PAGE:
The “Internet of Things”, (IoT) is the next logical wave of computerization. The role of What If What Next is to provide leadership during the early implementation phase of new products that exploit the advantages of IoT.
The “Internet of Things” allows mundane, ordinary devices to communicate. If there are many types of devices and a wide spectrum of data, then it is possible to create services with emergent behavior that surpasses the capabilities of the individual constituent parts. However, like the early waves of computerization, there are too many degrees of freedom when building out with this technology. Mistakes can be made that slow adoption and cause companies to fail.
If we consider the first wave to be the introduction of mainframe computers, then recall that IBM was the one dominant player. They made all the design decisions and held them internally resulting in reasonable (but expensive) usability. The second wave was the commoditized home PC. Here there were hundreds of competing component manufacturers loosely adhering to a vague interfacing standard. We all remember how unstable the early IBM clones were. It took a decade for the components market to consolidate. Similarly, the following waves of Internet computer connectivity and personal mobile device adoption each had teething pains as we struggled with incompatible networking protocols and duplicated ‘App’ implementations within the IOS/Android space.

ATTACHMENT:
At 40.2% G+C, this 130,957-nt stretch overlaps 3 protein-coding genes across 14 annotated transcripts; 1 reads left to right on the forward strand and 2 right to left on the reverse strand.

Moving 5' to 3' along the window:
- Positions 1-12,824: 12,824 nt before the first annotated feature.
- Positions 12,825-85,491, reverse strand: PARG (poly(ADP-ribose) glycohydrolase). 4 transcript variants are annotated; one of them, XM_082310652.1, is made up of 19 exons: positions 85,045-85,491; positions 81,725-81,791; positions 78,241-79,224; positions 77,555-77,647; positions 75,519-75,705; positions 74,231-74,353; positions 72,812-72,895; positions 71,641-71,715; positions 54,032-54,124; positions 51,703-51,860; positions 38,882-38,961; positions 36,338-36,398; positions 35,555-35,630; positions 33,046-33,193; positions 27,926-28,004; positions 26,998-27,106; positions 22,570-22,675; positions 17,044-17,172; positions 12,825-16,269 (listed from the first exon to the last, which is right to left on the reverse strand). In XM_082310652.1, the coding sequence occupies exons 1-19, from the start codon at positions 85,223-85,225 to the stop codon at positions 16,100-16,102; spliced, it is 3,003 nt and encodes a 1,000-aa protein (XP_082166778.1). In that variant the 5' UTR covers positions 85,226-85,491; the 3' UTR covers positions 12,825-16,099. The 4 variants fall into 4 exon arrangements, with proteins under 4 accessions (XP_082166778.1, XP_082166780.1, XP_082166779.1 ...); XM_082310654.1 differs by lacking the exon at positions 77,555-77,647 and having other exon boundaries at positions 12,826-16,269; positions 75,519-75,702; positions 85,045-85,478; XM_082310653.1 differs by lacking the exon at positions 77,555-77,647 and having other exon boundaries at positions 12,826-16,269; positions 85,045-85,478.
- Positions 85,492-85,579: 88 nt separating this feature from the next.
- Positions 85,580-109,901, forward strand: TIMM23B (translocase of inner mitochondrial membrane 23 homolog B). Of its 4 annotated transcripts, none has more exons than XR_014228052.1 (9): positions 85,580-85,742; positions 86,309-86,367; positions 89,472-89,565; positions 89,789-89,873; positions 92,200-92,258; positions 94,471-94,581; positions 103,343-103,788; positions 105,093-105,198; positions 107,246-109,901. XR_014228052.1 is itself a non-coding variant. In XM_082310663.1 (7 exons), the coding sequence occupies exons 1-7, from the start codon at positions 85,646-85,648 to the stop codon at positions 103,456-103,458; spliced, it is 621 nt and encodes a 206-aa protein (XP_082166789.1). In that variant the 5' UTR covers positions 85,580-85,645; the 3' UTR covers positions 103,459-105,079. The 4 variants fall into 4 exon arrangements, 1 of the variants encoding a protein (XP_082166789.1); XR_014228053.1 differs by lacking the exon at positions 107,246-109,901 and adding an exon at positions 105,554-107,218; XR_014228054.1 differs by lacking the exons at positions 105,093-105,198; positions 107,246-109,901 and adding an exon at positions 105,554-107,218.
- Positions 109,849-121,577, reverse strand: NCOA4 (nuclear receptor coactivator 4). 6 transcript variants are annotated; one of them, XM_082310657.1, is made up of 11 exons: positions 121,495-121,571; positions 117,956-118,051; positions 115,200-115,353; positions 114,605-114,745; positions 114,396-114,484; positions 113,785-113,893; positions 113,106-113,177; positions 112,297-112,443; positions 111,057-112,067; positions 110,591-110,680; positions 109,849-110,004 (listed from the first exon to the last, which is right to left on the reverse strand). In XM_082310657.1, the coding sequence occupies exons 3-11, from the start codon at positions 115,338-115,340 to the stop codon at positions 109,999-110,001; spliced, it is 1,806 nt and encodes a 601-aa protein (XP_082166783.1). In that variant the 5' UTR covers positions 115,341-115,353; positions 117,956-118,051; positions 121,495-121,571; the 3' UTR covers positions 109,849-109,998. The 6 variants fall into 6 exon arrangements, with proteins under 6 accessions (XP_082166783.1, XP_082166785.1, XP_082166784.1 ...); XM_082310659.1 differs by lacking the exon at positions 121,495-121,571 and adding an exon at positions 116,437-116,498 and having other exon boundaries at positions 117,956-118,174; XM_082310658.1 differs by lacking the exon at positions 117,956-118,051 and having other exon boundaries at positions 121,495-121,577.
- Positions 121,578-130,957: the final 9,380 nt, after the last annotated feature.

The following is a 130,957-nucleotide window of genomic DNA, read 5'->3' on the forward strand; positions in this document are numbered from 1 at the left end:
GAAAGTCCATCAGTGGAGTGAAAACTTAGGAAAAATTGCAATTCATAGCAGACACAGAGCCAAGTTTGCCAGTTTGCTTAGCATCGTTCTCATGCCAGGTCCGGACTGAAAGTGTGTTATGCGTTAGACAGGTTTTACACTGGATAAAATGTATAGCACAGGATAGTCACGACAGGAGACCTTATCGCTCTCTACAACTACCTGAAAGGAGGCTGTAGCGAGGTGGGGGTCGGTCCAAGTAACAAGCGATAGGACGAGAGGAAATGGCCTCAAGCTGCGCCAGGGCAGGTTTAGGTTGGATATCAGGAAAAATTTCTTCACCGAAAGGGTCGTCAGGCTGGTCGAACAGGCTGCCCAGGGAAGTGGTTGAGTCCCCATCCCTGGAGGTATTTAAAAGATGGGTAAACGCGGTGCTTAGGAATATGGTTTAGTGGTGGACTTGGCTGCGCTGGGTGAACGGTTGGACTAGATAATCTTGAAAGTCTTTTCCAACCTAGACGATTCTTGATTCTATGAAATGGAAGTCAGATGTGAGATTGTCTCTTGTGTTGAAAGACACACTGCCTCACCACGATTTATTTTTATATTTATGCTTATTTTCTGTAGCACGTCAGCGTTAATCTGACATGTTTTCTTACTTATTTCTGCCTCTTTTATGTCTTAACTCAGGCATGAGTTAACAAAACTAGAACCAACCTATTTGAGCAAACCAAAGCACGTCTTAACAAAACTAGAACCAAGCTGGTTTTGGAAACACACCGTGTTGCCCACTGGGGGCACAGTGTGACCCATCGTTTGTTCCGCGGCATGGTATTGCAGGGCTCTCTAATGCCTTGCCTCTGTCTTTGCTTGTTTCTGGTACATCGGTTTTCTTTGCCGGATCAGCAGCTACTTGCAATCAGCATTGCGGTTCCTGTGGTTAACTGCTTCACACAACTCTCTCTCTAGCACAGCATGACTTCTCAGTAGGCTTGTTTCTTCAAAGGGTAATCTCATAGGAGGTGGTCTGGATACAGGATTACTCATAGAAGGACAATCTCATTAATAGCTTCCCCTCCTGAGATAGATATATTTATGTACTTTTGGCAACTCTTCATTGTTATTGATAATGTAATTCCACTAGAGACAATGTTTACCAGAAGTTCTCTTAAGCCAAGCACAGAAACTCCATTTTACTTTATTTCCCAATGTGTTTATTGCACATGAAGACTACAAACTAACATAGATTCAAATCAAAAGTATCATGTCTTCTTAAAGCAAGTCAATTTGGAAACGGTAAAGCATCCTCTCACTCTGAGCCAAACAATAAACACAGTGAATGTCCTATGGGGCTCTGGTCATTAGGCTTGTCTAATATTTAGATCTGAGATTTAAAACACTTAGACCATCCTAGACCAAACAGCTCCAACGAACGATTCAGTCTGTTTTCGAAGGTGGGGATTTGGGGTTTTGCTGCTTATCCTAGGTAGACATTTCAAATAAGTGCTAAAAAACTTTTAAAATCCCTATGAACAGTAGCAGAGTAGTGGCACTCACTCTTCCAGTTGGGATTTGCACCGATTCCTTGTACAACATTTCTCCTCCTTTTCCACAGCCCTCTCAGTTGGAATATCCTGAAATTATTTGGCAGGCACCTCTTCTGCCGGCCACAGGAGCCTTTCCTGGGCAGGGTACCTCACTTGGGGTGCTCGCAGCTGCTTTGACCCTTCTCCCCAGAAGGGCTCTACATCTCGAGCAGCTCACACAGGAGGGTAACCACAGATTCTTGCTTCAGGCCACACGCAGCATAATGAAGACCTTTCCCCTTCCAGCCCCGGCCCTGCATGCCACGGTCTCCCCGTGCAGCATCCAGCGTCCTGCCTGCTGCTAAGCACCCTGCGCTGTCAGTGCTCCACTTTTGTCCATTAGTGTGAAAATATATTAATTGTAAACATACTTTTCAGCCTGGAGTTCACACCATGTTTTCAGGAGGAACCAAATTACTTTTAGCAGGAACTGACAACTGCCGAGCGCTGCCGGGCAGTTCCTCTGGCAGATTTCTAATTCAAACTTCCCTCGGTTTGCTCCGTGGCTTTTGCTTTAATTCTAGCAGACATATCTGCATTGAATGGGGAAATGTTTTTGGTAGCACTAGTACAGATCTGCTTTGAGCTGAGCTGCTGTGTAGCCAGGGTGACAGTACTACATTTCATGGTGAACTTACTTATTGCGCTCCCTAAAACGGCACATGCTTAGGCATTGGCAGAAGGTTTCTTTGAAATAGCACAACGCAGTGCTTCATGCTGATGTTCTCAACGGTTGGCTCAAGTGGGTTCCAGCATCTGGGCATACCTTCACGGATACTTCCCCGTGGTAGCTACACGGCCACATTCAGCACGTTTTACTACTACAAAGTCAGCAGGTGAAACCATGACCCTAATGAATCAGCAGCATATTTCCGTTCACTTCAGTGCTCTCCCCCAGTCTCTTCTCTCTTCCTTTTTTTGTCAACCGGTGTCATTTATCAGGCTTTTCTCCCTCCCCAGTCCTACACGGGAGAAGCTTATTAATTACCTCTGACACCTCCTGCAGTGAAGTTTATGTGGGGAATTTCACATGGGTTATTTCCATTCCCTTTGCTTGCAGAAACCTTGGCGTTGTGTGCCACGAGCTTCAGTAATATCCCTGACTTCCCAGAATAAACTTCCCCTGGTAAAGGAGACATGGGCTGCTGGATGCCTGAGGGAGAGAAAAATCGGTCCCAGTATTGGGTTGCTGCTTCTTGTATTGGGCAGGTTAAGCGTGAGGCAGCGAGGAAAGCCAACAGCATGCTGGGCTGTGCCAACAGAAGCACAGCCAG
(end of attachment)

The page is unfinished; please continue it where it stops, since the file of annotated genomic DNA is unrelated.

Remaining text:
The new IoT wave also faces a crisis of too many independent implementations. In this case it is not the hardware that will be the problem, it is the short term thinking that decides what raw information will be harvested and what proprietary formats will be chosen for these newly connected devices.
There are two major cost centers:
- A one-time cost to add electronics and low-level software to each device
- A long term service cost of maintaining the software for the service and mobile device
It will be very tempting for the early players to build very specific solutions that tightly couple these two components. The problem is that the service/mobile design will continue to evolve as the end users learn what they can do with this data and demand new features requiring more information. By limiting the data collected in the electronics/software design, then much of this infrastructure will become obsolete and require expensive replacement as broad user applications emerge. This will lock out the early vendors and cause them to fail.
This is where What If What Next will lead. It will be our mandate to define broad data collection standards and publish hardware and software designs for connecting these devices to the Internet. We will offer and broker consulting services. We will also be a repository of the emergent high-level system design concepts that form the new connected applications of the next decade. As a forum for design ideas and system level thinking we will help the builders create solutions for the long term. We seek to establish a healthy long term market for many players in this space rather than a see a consolidation of a single proprietary solution that results in the closure of early entrants. This is the way to maximize the return on investment in the IoT space.
For more information contact Howard Oliver, CEO at 416-568-5254 or email@example.com .